Point of Change (Rebecca Coley, 2023): UK, Australia, US, Indonesia

Reviewed by Logan Surber. Viewed at the Santa Barbara International Film Festival 2024.
Point of Change is an enticing visual escapade on the story of surf culture surrounding Nias Island in Indonesia. Directed by Rebecca Coley, this documentary has a very dense story of the history of how Nias became the tourist surf town that it is today and how it was ravaged by its tourism and outsider culture. The narrative is able to weave the original history up to the modern-day legends that came from Nias is a beautiful and depressing story that shows the need for the preservation of both land and culture.

The first section goes over the history of how Nias was discovered by surf explorers Kevin Lovett and John Giesel which grounds the film in the history of the Indigenous people with Super 8 footage supplied by Kevin along with animations to make the slower pacing more interesting. Although the pacing was slower with some sections that could have been cut out, it gave an in-depth look at what it was like exploring the island and being immersed in its culture, with great detail put into showing the day-to-day of the surfers and the villagers.

This world-building history of Nias culminates in the modern day, where Nias is a world-renowned surf spot that is overrun by tourism which uprooted its long-lasting history in favor of a better economy. The tourism that was brought to Nias threw the delicate balance between culture and modernity out the window, with everything being built and brought in due to Western tourists needing them. This is a late warning to many tourist locations on how outsider ideals can destroy years of culture and history to conform.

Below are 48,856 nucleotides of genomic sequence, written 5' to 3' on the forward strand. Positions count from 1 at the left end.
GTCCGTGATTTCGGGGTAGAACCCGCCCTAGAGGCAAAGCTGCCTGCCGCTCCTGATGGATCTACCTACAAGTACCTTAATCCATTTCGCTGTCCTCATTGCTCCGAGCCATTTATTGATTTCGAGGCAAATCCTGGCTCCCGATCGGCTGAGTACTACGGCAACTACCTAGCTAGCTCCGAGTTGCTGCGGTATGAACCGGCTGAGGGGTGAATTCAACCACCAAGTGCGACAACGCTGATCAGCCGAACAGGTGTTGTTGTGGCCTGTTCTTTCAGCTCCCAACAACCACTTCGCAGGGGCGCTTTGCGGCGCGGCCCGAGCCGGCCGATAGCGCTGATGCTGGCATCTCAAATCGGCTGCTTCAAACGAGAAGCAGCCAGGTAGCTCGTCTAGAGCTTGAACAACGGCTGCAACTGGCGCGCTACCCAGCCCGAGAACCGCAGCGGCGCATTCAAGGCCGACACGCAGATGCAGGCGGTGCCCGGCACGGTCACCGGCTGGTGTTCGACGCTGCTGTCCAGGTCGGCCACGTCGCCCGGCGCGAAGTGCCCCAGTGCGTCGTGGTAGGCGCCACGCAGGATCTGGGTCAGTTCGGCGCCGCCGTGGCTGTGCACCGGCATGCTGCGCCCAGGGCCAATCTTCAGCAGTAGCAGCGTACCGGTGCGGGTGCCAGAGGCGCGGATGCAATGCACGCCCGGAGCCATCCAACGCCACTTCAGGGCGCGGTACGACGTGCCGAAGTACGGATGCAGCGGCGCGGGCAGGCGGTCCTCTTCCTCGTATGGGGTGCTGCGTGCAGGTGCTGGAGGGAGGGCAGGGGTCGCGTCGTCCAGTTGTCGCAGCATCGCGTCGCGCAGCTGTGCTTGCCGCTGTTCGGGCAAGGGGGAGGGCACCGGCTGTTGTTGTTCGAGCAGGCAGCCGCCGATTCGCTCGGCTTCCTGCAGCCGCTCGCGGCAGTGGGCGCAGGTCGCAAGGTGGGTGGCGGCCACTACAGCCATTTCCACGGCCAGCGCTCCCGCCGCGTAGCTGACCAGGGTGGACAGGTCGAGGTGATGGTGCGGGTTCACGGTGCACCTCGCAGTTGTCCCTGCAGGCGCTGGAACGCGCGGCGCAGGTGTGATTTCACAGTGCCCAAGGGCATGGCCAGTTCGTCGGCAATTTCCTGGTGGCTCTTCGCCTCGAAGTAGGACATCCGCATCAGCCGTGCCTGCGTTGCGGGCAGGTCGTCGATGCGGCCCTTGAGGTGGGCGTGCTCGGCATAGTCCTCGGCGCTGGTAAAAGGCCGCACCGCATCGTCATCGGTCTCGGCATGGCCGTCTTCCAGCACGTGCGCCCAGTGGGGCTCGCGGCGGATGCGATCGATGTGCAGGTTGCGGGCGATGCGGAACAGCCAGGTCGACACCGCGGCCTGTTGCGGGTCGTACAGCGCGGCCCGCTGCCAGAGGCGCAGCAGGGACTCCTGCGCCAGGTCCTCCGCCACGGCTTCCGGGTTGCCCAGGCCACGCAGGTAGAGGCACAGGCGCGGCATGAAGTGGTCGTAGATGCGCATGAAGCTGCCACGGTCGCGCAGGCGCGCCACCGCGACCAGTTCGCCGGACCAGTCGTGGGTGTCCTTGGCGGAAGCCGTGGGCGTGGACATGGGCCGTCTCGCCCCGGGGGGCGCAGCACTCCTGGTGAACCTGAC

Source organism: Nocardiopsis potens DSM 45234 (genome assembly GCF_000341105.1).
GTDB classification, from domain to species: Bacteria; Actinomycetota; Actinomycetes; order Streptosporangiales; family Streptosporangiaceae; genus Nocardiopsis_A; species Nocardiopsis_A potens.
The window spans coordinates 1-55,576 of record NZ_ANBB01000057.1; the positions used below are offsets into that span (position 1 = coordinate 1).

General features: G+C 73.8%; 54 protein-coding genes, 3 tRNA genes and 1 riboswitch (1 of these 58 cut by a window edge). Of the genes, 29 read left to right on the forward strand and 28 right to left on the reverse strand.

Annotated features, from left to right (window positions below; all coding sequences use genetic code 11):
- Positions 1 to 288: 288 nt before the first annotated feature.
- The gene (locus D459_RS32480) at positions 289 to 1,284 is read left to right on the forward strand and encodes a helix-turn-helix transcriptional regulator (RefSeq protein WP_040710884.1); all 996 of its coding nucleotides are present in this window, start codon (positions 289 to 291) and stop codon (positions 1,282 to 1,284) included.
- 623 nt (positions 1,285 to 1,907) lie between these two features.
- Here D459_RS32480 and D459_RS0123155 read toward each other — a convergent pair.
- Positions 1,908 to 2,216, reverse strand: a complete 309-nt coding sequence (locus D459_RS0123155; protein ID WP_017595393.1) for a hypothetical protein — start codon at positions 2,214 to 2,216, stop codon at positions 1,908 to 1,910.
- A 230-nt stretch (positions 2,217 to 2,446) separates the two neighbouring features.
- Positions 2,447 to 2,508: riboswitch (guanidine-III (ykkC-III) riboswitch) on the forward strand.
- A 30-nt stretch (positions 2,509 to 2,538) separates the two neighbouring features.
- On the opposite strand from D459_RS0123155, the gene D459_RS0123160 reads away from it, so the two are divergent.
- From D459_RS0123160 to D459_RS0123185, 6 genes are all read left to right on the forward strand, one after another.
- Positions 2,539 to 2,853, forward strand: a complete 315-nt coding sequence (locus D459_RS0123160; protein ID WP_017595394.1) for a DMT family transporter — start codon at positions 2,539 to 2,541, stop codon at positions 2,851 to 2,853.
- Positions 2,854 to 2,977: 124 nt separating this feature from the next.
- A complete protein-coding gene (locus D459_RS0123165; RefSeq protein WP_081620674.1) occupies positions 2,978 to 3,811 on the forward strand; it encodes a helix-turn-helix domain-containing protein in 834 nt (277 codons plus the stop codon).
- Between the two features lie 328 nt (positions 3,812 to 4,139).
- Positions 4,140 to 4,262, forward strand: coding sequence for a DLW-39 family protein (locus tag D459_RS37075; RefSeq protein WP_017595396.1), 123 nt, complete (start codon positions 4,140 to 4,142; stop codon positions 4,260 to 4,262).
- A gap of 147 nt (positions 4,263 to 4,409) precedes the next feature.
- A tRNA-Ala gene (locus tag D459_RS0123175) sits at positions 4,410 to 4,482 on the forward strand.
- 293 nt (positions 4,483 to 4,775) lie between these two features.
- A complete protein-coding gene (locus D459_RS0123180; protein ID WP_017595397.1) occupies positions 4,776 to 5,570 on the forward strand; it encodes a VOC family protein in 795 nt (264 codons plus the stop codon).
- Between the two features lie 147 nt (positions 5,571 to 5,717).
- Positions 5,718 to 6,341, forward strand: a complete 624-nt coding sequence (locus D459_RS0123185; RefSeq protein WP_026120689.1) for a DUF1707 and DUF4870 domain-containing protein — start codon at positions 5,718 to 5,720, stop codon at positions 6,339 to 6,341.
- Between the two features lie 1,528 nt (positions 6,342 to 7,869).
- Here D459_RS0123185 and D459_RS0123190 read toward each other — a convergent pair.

Point of Change highlights the two sides of history for surf spots like Nias, the cultural history, and the capitalist takeover. It confronts the harsh realities of unchecked tourism on Nias’s delicate ecosystem. The influx of visitors has brought about profound changes, transforming the island’s once-pristine shores into a commercialized paradise, such as when Coca-Cola spotlighted it in a commercial and used it as a marketing tool to sell more products as a “party town.” Point of Change does not shy away from showing the environmental and cultural erosion that has stemmed from this transformation, serving as a reminder of the consequences of prioritizing profit over preservation.

Even through all of the turmoil brought about by these changes, Coley celebrates the resilience of the human condition, highlighting activists and key members of the community who preserve and show Nias’s cultural heritage. Prominent events such as the Nias Pro bring the community together to show off the surf culture while celebrating the culture and history of its people. 

In its exploration of Nias’s past and present, Point of Change is not just a documentary of an island, but a call to action. A reminder of our responsibility to protect the planet’s cultural and natural treasures for future generations. By showing the line between tradition and progress, Rebecca challenges the viewers to protect the cultural and natural treasures for future generations. By showing the divide between tradition and progress, Point of Change calls viewers to help forge a more sustainable and equitable future.

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